Tactical IPM first arrived in tropical rice production systems with the introduction of economic threshold levels (ETL’s). This tactic seemed to be a rational way to reduce the amount of insecticides that were being applied under the calendar based system. ETL’s failed to take into account the role of natural enemies in suppressing pest populations. General ETL’s were developed for insecticide use throughout a given country. Farmers were told to count the number of a pest, for example BPH, and spray when there was a certain amount of BPH per hill of rice. National forecasting systems were another approach taken to control pests. These systems took the responsibility for decision making off of the farmer and allowed professionals to take charge. Forecasting systems based their control tactics on ETL’s. The greater the fear of a particular pest the lower the ETL and the more pressure put on farmers to apply insecticides. Surveillance systems sometimes made "recommendations” to farmers regarding insecticide applications. The systems also included pest eradication brigades to handle “outbreaks”.


Prophylactic spraying, the use of ETL’s, and forecasting systems, all placed limitations on the management role of rice farmers. Crop protection experts assumed that “professionals” could take better decisions than could farmers. It was not until 1990, when the Indonesian government instituted a farmer IPM education programme, that a truly farmer based IPM “system” was promoted. The process of getting to this point required several discoveries on the part of researchers and the realisation on the part of both scientists and government that it was appropriate for farmers to be the ultimate decision makers in an IPM crop protection system.



Ecological principles of IPM


Scientists began working out some of the basics of rice field ecology in the late 1970’s and early 1980’s. Their attention was generally focused on the brown planthopper (BPH), which at the time was ravaging rice fields across Southeast Asia. They discovered that BPH outbreaks were insecticide induced (P.E. Kenmore, 1980) and that breeding rice varieties resistant to BPH under continued pressure of insecticide use was futile (K.D. Gallagher, 1984). Researchers soon worked out an ecologically based means to BPH control (P.A.C. Ooi, 1988). Yet it was to take some time before the broader ecological approach became part of mainstream extension.

Whereas the specific conditions critical for management decisions regarding inputs vary over a small spatial scale, agro ecosystems do have a general structure and dynamics that is reasonably consistent for the entire system. In essence, it is possible for us to think in terms of a general theory for the structure and dynamics of specific agricultural ecosystems. IPM is not a “theory” in a strict scientific sense; rather, it is merely a set of practical guidelines for how to best manage a specific crop.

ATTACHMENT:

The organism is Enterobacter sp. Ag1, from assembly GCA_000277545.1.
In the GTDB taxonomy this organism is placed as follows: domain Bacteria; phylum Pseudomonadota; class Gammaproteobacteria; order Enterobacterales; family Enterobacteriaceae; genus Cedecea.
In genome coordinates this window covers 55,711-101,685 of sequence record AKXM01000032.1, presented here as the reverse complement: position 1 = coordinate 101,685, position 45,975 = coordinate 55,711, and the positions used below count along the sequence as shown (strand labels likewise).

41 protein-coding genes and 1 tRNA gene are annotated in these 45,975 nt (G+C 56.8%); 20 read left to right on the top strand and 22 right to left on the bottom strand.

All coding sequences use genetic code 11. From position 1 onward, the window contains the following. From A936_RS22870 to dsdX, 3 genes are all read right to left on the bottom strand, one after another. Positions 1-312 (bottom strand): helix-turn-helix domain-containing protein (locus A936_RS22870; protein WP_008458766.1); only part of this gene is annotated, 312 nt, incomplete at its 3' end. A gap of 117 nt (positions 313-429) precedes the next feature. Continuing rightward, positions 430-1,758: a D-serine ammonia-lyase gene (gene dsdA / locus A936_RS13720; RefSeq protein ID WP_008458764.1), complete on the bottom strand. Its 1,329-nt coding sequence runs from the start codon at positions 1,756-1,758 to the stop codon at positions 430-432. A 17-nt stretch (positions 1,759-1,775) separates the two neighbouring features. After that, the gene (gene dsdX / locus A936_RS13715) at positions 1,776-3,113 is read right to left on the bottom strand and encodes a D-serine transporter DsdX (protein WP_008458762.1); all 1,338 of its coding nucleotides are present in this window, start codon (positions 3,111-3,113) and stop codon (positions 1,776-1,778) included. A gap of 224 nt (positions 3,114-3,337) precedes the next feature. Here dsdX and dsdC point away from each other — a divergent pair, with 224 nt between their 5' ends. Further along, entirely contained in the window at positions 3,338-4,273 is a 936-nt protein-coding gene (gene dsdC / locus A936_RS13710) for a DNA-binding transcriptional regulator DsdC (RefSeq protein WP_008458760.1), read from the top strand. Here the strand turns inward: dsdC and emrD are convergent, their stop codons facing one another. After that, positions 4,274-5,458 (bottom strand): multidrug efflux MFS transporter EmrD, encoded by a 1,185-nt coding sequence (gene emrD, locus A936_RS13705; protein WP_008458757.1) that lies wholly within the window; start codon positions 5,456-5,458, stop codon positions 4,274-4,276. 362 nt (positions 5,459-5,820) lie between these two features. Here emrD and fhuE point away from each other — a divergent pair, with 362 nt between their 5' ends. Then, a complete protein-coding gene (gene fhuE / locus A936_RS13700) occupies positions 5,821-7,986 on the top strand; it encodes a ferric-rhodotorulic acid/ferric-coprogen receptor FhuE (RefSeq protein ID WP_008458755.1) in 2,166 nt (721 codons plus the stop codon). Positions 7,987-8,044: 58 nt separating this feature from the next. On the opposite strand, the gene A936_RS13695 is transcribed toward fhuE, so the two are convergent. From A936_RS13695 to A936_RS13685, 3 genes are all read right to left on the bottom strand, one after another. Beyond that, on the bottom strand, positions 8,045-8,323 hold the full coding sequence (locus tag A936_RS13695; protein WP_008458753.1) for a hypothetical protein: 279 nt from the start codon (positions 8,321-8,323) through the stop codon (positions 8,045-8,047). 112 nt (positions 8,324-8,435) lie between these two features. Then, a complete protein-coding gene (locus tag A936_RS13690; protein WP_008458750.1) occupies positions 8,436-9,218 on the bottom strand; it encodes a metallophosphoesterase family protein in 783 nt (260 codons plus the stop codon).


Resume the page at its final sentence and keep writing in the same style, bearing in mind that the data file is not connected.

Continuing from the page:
The existence of diverse populations of natural enemies, supported by abundant alternative food species, assures that populations of pests are consistently maintained at low levels. In effect, the structured biodiversity of arthropods in tropical irrigated rice functions to consistently suppress pest populations by denying pests refuge in time or space. All the key variables can be found in any rice ecosystem—only when the process is disrupted do pest populations explode, causing serious damage. Given this set of implications for rice, IPM practice can be determined. The use of insecticides disrupts and destabilises natural enemy populations. The use of insecticides is by far the most common cause of pest outbreaks, especially for pests such as the rice brown planthopper. These kinds of pest outbreaks are generally referred to as “pesticide-induced resurgence”. Several factors combine to enable resurgence to occur:


·            Eggs of many pests, such as BPH, are not susceptible to chemical sprays.

·            Insecticides create a refuge for the development of pest populations by reducing the abundance of natural enemies.

·            Migratory abilities of pests are generally better and their generation many times faster than those of natural enemies.


Certain landscape designs can cause delays in the arrival of natural enemies after long dry fallow periods. In many tropical areas, the potential exists for year-round cultivation of rice. However, some areas—both by natural constraints or government design, are planted synchronously over thousands of hectares, and have long (3-4 month) dry fallow periods. These are the areas in which natural enemy populations are weakest and where pest outbreaks are most frequent (see Settle et al. 1996).

After such a long dry spell, when the next season of rice is planted, it takes up to half a season to build up predator populations that would otherwise have been there from the beginning. Again, as pests are better recolonizers than natural enemies, the potential for outbreak is much higher in these synchronous, large-scale areas. Much attention has been given to the ideas of “synchronous planting” and “breaking the pest cycle with long dry fallow periods” to the point that these ideas have become ingrained almost as “fundamental principles” of IPM. However, a close look at the empirical data and experiments that purport to demonstrate these principles will show that the support is very weak. Soils, high in organic matter, are the foundation for a “healthy ecosystem”. Soil organic matter is not emphasized as much for irrigated rice as for dry-land cropping systems because of the lesser need for good soil texture. However, as we have seen, soil organic matter is the foundation for energy cycles that ultimately support high populations of natural enemies.